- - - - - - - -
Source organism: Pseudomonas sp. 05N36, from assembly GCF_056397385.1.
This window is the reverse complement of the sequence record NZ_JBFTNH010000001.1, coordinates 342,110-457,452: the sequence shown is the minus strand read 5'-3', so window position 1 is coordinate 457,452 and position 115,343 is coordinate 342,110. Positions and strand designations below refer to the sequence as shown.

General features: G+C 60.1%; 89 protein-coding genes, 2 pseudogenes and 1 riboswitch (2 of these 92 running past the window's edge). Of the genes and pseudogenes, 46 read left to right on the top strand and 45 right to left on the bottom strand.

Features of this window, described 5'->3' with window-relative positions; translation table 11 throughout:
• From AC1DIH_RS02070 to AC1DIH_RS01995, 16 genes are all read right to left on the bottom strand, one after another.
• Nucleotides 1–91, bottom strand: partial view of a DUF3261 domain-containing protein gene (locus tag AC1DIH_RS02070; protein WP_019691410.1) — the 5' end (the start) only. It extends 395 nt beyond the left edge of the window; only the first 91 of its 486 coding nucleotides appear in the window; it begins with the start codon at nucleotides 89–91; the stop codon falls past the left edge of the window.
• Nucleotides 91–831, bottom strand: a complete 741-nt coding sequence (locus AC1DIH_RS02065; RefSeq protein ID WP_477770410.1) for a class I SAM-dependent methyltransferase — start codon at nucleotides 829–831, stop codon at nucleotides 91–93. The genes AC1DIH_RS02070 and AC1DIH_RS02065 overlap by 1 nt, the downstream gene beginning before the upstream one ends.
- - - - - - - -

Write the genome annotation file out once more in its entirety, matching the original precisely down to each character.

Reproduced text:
Source organism: Pseudomonas sp. 05N36, from assembly GCF_056397385.1.
This window is the reverse complement of the sequence record NZ_JBFTNH010000001.1, coordinates 342,110-457,452: the sequence shown is the minus strand read 5'-3', so window position 1 is coordinate 457,452 and position 115,343 is coordinate 342,110. Positions and strand designations below refer to the sequence as shown.

General features: G+C 60.1%; 89 protein-coding genes, 2 pseudogenes and 1 riboswitch (2 of these 92 running past the window's edge). Of the genes and pseudogenes, 46 read left to right on the top strand and 45 right to left on the bottom strand.

Features of this window, described 5'->3' with window-relative positions; translation table 11 throughout:
• From AC1DIH_RS02070 to AC1DIH_RS01995, 16 genes are all read right to left on the bottom strand, one after another.
• Nucleotides 1–91, bottom strand: partial view of a DUF3261 domain-containing protein gene (locus tag AC1DIH_RS02070; protein WP_019691410.1) — the 5' end (the start) only. It extends 395 nt beyond the left edge of the window; only the first 91 of its 486 coding nucleotides appear in the window; it begins with the start codon at nucleotides 89–91; the stop codon falls past the left edge of the window.
• Nucleotides 91–831, bottom strand: a complete 741-nt coding sequence (locus AC1DIH_RS02065; RefSeq protein ID WP_477770410.1) for a class I SAM-dependent methyltransferase — start codon at nucleotides 829–831, stop codon at nucleotides 91–93. The genes AC1DIH_RS02070 and AC1DIH_RS02065 overlap by 1 nt, the downstream gene beginning before the upstream one ends.